Conserving the Nature of America
Press Release
U.S. Fish and Wildlife Service to Enact Additional Manatee Protection Measures at Three Sisters Springs

February 26, 2015

Contact(s):

Andrew Gude, Refuge Manager
352-563-2088 ext. 202

Kimberly Sykes
352-563-2088 ext. 205
crystalriver@fws.gov

Tom MacKenzie
404-679-7291
tom_mackenzie@fws.gov


Three Sisters Springs map: Proactive Precautionary Management Measures of Three Sisters Springs: In-spring Manatee closures. Credit: USFWS
Higher Quality Version of Image

The U.S. Fish and Wildlife Service published its Final Environmental Assessment “Manatee Wildlife Viewing on Crystal River National Wildlife Refuge, Three Sisters Springs, Citrus County, Florida.”

“We appreciate the public’s support for our mission, and we carefully considered everyone’s comments,” said Andrew Gude, who manages Crystal River National Wildlife Refuge, as well as Lower Suwannee, Cedar Keys, and Chassahowitzka National Wildlife Refuges. “Thanks to that input, we hope we have reached the best way to protect manatees, and provide for positive experiences for people wanting to swim with these gentle giants.”

This allows the Service to implement the precautionary measures to avert disturbance of manatees from watercraft and manatee viewing activities for the remainder of the 2014 – 2015 manatee season.

“We will continue to study this complex issue as we plan for long term management in the upcoming Comprehensive Conservation Plan for the entire refuge,” said Gude.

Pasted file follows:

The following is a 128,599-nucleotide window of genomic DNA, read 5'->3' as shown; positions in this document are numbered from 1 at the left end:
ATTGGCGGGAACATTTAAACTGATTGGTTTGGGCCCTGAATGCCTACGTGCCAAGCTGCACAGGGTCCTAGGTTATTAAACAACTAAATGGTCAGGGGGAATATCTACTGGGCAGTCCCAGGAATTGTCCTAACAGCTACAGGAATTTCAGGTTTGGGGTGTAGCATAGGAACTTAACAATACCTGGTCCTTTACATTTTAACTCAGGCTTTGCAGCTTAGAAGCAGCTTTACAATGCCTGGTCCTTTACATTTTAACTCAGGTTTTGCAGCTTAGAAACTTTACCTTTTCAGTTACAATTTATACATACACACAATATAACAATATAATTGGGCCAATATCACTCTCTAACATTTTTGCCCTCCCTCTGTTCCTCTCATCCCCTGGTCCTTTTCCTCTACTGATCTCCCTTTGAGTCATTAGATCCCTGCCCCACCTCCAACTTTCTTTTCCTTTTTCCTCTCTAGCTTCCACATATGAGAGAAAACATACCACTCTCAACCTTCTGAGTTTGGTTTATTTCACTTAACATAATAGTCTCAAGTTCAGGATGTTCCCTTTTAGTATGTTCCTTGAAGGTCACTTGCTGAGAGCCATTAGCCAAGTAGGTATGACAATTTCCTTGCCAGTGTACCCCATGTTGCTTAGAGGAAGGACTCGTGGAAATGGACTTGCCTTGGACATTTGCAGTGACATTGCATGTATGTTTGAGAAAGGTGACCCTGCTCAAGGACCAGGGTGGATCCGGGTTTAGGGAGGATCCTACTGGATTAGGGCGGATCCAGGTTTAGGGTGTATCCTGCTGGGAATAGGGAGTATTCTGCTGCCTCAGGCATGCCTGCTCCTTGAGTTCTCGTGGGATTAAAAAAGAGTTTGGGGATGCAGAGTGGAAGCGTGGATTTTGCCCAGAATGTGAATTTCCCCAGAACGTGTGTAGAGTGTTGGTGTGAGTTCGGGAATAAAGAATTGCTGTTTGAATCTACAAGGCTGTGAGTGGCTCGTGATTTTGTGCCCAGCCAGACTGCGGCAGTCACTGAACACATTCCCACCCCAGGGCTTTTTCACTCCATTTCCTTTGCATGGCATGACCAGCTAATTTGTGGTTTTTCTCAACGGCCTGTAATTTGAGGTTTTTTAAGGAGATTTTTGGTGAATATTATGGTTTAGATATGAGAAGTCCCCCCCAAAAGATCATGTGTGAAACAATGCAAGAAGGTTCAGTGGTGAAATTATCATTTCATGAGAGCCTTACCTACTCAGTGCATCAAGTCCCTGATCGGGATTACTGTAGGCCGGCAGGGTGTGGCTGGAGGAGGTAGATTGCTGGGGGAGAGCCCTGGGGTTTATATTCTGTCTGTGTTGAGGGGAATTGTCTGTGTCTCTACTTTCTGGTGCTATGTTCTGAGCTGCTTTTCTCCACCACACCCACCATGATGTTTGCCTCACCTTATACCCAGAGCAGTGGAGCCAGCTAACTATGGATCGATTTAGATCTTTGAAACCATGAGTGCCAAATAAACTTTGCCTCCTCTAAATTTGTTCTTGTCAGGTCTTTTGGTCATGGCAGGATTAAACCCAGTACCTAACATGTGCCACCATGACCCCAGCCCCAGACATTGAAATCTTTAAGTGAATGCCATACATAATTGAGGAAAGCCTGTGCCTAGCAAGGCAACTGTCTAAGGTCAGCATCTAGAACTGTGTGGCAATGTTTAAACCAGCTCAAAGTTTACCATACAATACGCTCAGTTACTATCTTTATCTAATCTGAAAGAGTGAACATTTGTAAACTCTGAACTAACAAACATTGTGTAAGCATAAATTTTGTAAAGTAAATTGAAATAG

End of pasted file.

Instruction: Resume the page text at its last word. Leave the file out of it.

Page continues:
After receiving input from the public, a proposal to restrict in-water visitation only between the hours of 10:00 a.m. to 5:00 p.m. was not adopted.  Due to the tidal influence on manatee movements, it was determined that limiting visitor use to these hours was overly restrictive and unsubstantiated.  The refuge will instead flexibly-manage opening and closing the springs on an intra-day basis using observations of tidal cycles and manatee numbers in Three Sisters Springs.

The following actions will now take effect for this season:

  1. Continue to implement temporary full closures to prohibit visitation inside the warm water springs located at Three Sisters Springs during extreme cold weather events and violations of the 12 prohibitions identified by the Kings Bay Manatee Protection Area Rule.
  2. Install an in-water, non-motorized vessel tie-up/disembarking area east of the warm water springs located at Three Sisters Springs, and allow management flexibility to prohibit vessels and large inflatable floats within the spring heads as well as the spring run in order to prevent manatee disturbance and potentially unsafe encounters with swimmers. Refuge staff and volunteers may use non-motorized vessels inside Three Sisters Springs to monitor human-manatee interactions. In-water access by non-motorized vessels for mobility-impaired individuals to Three Sisters Springs during manatee season will be provided through special use permit only. 
  3. Guide the public to use the western half of the spring run extending into the warm water spring heads located at Three Sisters Springs to maintain an open channel for manatee ingress and egress.
  4. Create two expanded no-public entry areas within the spring heads by closing the eastern and western lobes known as Pretty Sister and Little Sister located on Three Sisters Springs.